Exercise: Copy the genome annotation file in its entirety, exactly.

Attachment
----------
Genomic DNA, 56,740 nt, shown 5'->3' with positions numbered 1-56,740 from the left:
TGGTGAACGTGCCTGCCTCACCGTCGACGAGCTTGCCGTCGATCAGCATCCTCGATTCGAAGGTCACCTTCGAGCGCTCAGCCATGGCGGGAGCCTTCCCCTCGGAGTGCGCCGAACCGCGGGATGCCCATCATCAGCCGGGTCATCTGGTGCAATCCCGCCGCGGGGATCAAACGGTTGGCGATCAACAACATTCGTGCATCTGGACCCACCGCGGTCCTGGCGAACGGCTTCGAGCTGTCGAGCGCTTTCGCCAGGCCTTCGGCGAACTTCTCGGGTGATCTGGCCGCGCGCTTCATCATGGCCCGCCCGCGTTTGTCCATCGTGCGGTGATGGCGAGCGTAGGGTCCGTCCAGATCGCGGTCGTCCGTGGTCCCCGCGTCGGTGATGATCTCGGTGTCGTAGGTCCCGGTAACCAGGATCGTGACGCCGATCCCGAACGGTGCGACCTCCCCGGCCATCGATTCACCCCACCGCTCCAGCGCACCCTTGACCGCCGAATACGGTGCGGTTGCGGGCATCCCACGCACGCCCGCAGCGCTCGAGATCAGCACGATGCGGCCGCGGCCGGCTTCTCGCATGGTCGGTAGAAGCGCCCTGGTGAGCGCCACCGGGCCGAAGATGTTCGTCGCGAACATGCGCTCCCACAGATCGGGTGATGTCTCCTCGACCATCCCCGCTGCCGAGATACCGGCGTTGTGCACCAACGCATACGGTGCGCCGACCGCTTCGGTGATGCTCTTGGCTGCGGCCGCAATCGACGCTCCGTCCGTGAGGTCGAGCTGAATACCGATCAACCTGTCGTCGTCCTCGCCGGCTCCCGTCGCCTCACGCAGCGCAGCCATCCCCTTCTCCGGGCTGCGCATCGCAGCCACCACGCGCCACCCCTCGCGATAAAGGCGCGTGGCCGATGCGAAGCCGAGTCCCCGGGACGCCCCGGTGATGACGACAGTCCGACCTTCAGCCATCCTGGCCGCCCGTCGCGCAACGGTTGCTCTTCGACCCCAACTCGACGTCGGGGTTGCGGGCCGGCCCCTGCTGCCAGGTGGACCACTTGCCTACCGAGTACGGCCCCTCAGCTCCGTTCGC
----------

Genomic DNA, 56,740 nt, shown 5'->3' with positions numbered 1-56,740 from the left:
TGGTGAACGTGCCTGCCTCACCGTCGACGAGCTTGCCGTCGATCAGCATCCTCGATTCGAAGGTCACCTTCGAGCGCTCAGCCATGGCGGGAGCCTTCCCCTCGGAGTGCGCCGAACCGCGGGATGCCCATCATCAGCCGGGTCATCTGGTGCAATCCCGCCGCGGGGATCAAACGGTTGGCGATCAACAACATTCGTGCATCTGGACCCACCGCGGTCCTGGCGAACGGCTTCGAGCTGTCGAGCGCTTTCGCCAGGCCTTCGGCGAACTTCTCGGGTGATCTGGCCGCGCGCTTCATCATGGCCCGCCCGCGTTTGTCCATCGTGCGGTGATGGCGAGCGTAGGGTCCGTCCAGATCGCGGTCGTCCGTGGTCCCCGCGTCGGTGATGATCTCGGTGTCGTAGGTCCCGGTAACCAGGATCGTGACGCCGATCCCGAACGGTGCGACCTCCCCGGCCATCGATTCACCCCACCGCTCCAGCGCACCCTTGACCGCCGAATACGGTGCGGTTGCGGGCATCCCACGCACGCCCGCAGCGCTCGAGATCAGCACGATGCGGCCGCGGCCGGCTTCTCGCATGGTCGGTAGAAGCGCCCTGGTGAGCGCCACCGGGCCGAAGATGTTCGTCGCGAACATGCGCTCCCACAGATCGGGTGATGTCTCCTCGACCATCCCCGCTGCCGAGATACCGGCGTTGTGCACCAACGCATACGGTGCGCCGACCGCTTCGGTGATGCTCTTGGCTGCGGCCGCAATCGACGCTCCGTCCGTGAGGTCGAGCTGAATACCGATCAACCTGTCGTCGTCCTCGCCGGCTCCCGTCGCCTCACGCAGCGCAGCCATCCCCTTCTCCGGGCTGCGCATCGCAGCCACCACGCGCCACCCCTCGCGATAAAGGCGCGTGGCCGATGCGAAGCCGAGTCCCCGGGACGCCCCGGTGATGACGACAGTCCGACCTTCAGCCATCCTGGCCGCCCGTCGCGCAACGGTTGCTCTTCGACCCCAACTCGACGTCGGGGTTGCGGGCCGGCCCCTGCTGCCAGGTGGACCACTTGCCTACCGAGTACGGCCCCTCAGCTCCGTTCGC